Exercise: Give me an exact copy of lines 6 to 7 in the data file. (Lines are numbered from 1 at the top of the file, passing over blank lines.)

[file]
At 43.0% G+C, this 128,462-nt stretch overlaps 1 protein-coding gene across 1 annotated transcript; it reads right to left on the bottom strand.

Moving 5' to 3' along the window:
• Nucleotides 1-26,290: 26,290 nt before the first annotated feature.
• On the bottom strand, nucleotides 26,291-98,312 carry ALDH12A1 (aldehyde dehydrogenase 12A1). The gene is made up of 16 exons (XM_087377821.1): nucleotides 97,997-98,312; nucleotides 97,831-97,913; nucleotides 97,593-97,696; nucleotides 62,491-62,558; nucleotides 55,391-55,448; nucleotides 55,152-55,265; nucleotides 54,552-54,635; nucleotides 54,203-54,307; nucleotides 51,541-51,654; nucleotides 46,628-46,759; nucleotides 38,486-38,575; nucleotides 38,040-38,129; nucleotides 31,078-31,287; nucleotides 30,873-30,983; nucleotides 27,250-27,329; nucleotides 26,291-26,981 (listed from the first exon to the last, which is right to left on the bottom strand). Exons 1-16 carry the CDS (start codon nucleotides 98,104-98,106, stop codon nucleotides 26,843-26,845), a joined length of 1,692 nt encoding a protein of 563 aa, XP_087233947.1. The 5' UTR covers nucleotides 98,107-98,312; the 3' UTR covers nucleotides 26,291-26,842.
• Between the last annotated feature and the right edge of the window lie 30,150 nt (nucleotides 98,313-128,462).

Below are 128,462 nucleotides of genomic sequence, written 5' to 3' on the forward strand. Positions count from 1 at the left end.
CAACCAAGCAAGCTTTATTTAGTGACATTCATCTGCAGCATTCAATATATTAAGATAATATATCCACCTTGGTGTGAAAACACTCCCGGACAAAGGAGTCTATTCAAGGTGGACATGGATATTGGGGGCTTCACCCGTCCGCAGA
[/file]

Below are 128,462 nucleotides of genomic sequence, written 5' to 3' on the forward strand. Positions count from 1 at the left end.
CAACCAAGCAAGCTTTATTTAGTGACATTCATCTGCAGCATTCAATATATTAAGATAATATATCCACCTTGGTGTGAAAACACTCCCGGACAAAGGAGTCTATTCAAGGTGGACATGGATATTGGGGGCTTCACCCGTCCGCAGA